Toronto — Verbal fireworks are exploding over the world's longest undefended border.
At the center of this war of words between Canada and the United States is the environment - acid rain and pollution of the Niagara River.
Consider a recent speech in California by Allan Gotlieb, Canada's ambassador to the US. ''Acid rain has become a major issue in Canada-US relations,'' Mr. Gotlieb said. ''Acid rain has become a bilateral irritant.'' Ontario's minister of environment is more blunt. Keith Norton told visiting US journalists that President Reagan's apparent attempts to weaken air-pollution controls are ''close to an act of hostility on a friendly neighbor.''
Why is Canada so upset? It's because 50 percent of the pollutants which cause acid rain blow across the border from the United States. That means if Canada shut down all its smelters, closed its coal-fired generating stations, and parked all its cars, lakes would continue to die. In Ontario alone, acid rain threatens 48,000 lakes over the next 20 years.
According to Allan Gotlieb, the solution is to reduce emissions from old, dirty smelters and power plants. ''For their part,'' he says, ''Canadians are willing to bear this cost.'' Canada has offered to cut emissions in the eastern part of the country 50 percent by 1990, if the US will take similar action.
The two nations have signed a memorandum of intent to combat acid rain. So far, the result has been several telephone-book-size reports on the problem, but little else. According to David Hawkins of the Natural Resources Defense Council , the main reason for this is the Reagan administration.
''The administration campaigned on a promise of relaxing environmental regulations. That's what the business community wanted, and they are going to try and fulfill that promise,'' he says.
Mr. Hawkins also blames the coal lobby, the utility industry, and others for ''ganging up'' on the US Clean Air Act. One of the people involved in that ganging up is James Friedman, a key spokesman for the US Coalition for Environmental Energy Balance, a lobby group composed mainly of companies generating coal-fired electricity.
According to Mr. Friedman, acid rain is just a Canadian invention to cover up domestic problems. He has told US congressmen, ''Political and economic conflicts have encouraged the Canadian federal government to seek external issues which might unify Canada. The acid rain issue is clearly one of these.''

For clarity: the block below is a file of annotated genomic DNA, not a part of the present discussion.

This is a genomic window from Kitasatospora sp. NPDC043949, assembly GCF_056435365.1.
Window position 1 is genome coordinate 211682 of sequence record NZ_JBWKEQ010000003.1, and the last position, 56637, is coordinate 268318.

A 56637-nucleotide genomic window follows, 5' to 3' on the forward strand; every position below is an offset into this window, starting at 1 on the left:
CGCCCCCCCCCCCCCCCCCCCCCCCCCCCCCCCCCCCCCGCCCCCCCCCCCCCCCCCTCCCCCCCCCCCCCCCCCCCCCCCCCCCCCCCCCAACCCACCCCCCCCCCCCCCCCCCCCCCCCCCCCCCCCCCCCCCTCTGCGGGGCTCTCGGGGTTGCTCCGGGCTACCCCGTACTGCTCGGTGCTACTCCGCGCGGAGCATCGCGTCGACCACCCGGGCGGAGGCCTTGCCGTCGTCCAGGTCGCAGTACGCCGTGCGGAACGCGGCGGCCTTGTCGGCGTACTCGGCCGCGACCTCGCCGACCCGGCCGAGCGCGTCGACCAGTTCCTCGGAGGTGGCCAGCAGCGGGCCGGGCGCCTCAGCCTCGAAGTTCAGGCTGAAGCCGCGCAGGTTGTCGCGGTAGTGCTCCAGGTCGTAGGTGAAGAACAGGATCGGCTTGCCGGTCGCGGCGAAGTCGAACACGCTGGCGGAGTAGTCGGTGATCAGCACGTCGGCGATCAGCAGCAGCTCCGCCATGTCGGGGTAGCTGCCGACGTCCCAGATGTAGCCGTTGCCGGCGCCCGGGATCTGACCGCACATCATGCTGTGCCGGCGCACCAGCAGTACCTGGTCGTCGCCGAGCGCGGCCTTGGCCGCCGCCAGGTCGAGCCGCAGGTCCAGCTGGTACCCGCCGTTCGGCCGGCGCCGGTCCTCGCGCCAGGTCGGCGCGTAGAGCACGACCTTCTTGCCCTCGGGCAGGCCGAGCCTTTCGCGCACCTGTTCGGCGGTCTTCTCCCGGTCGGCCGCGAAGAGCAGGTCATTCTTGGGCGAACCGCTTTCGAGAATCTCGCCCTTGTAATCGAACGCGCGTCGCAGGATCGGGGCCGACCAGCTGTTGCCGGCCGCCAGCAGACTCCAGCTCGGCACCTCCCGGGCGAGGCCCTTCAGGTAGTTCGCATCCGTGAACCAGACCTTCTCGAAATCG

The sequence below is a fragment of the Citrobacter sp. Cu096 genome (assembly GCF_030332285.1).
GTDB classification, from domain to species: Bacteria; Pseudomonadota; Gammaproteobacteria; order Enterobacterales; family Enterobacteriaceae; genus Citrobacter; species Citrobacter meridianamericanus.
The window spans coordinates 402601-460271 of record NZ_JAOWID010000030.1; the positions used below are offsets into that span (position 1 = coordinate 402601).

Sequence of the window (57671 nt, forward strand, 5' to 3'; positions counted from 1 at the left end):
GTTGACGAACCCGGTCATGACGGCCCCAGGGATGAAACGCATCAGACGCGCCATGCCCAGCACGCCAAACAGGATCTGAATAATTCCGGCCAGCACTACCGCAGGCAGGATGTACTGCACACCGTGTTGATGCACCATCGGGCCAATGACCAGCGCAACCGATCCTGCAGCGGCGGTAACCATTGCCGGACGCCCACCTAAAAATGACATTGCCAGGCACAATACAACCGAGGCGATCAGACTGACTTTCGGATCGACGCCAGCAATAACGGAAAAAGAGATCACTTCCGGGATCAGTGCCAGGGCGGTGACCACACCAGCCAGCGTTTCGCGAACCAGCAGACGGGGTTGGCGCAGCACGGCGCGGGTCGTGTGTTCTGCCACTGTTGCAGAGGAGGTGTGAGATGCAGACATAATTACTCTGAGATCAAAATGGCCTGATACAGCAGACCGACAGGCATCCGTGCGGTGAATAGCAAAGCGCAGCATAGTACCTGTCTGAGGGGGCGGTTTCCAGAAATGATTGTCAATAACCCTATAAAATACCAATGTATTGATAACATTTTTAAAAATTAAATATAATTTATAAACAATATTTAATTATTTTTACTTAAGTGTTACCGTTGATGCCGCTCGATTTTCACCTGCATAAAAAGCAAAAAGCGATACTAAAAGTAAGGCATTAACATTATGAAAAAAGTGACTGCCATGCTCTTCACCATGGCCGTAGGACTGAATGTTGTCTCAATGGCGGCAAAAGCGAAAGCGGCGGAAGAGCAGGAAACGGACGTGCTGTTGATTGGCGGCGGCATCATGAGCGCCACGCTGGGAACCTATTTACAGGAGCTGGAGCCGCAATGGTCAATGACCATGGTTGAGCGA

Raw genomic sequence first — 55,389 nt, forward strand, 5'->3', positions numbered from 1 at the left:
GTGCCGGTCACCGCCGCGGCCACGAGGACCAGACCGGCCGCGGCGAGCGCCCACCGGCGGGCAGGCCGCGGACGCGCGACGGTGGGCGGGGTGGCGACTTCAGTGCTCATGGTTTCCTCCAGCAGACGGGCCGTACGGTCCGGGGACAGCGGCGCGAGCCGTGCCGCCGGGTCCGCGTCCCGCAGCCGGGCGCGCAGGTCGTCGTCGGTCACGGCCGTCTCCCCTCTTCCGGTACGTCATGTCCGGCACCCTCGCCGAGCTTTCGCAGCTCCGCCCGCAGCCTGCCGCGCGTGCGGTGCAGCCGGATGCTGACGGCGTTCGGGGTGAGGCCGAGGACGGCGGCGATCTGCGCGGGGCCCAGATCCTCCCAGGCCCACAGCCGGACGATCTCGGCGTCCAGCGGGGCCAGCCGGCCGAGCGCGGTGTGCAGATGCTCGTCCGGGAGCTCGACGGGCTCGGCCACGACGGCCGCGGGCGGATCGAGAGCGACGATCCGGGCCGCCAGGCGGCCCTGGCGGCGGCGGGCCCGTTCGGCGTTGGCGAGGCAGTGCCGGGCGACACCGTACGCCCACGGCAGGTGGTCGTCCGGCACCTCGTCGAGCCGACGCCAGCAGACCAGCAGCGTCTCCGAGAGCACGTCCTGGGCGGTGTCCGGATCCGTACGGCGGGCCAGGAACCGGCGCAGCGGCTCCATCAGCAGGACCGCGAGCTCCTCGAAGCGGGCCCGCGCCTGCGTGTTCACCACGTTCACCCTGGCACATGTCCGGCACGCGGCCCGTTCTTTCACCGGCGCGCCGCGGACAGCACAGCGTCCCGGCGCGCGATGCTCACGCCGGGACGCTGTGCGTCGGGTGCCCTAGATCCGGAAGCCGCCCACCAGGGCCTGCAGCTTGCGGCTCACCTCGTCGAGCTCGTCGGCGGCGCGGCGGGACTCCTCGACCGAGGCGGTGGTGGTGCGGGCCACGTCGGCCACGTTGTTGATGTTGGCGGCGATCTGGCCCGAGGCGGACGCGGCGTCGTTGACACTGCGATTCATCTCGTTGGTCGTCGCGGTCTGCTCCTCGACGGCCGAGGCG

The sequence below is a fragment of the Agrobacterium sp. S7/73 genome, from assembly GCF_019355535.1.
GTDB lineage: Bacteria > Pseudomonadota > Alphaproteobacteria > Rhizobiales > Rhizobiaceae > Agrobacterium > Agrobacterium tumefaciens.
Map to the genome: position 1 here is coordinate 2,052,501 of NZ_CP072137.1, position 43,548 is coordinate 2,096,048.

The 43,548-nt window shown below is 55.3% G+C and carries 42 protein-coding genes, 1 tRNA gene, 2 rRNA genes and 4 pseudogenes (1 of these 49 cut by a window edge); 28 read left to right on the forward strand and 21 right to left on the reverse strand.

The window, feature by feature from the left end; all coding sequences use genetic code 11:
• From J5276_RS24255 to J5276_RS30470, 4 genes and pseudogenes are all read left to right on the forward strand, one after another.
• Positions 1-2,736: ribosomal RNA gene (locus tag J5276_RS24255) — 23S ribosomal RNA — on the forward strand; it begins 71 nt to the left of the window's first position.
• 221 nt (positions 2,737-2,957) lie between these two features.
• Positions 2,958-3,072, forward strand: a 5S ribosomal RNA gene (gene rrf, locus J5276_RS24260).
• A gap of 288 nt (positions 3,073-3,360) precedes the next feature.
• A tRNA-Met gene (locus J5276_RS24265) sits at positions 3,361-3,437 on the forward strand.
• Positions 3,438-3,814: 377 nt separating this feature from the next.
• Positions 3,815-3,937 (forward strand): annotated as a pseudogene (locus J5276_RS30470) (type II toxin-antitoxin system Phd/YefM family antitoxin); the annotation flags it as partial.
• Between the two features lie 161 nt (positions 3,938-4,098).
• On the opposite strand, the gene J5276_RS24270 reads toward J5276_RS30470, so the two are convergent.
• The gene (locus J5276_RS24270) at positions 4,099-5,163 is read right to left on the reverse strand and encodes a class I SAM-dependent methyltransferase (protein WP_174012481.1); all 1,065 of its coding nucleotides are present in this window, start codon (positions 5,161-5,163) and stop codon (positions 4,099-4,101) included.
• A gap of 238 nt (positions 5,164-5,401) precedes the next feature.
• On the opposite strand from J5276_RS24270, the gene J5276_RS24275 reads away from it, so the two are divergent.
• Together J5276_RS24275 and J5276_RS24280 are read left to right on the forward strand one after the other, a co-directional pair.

Whether Friedman's distorted views win points in Washington is questionable. What is disturbing is the amount of sniping between Ottawa and Washington over what should be done. According to Dr. James Regens of the US Environmental Protection Agency, governments must ''determine the extent of the effects and secondly, identify the way in which the effects are produced, because if you're going to take any type of regulatory action, you have to know what the problem is and what's causing the problem.''
Not so, says Canada's environment minister, John Roberts. ''The US is suggesting we need to know a lot more before we apply specific remedies. Our view is that that's a little like saying you're not going to clear out the swamp until you know exactly which mosquitoes are carrying the malaria.''
The truth probably lies somewhere in the middle. And history shows that much can be accomplished if the two nations settle down and work on a problem together. In 1972 Canada and the US signed the Great Lakes Water Quality Agreement. At that time, Lake Erie was reported to be dead, or at least dying. Ten years and more than $6 billion later, the international joint commission was able to announce in Cleveland last November that Lake Erie is very much alive.
But the good intent of that agreement has been foundering in recent months, at least in the Niagara River region. The 36-mile-long river serves as a border between Canada and the US as it flows from Lake Erie to Lake Ontario. Once the two countries fought over this tiny piece of geography. Today, the border is settled, but a dispute over pollution of the river is raging.
The Niagara River runs through a heavily industrialized area. Although a recent EPA report says the river is cleaner than it was 10 years ago, it notes that the two countries are discharging 1,500 pounds of toxic chemicals into the water every day. The report admits that 97 percent of the organic priority pollutants and 87 percent of the heavy metals are discharged by the US.
It is this massive imbalance, coupled with an apparent unwillingness to combat it, that has Canadians upset. Take the Niagara Falls Wastewater Treatment Plant as an example. The plant's sophisticated carbon filtration beds, designed to handle the dangerous chemicals discharged by local industry, broke down after just six weeks of operation. They haven't worked for three years.
That means certain chemicals are going straight into the river untreated. Late last year, an environment official official commented, ''The level of patience that has been shown (by Canadians) I think has been extraordinary, and at this juncture one can only consider the delay unconscionable.''
Not surprisingly, while governments squabble, ordinary citizens seem to have no trouble cooperating. Canadian and American citizens joined forces to oppose a cleanup plan proposed for the giant Hyde Park chemical dumpsite owned by Hooker Chemical and Plastics. Although that battle was lost when a US judge ratified the plan, a bond has been forged for future joint activities.
Although the rhetoric shows little sign of decreasing, there are glimpses of common sense from time to time. The EPA has promised that in the next two or three years it will tighten up industrial discharge permits, expedite the cleanup of chemical dumpsites, and complete repairs to the Niagara Falls Wastewater Treatment Plant.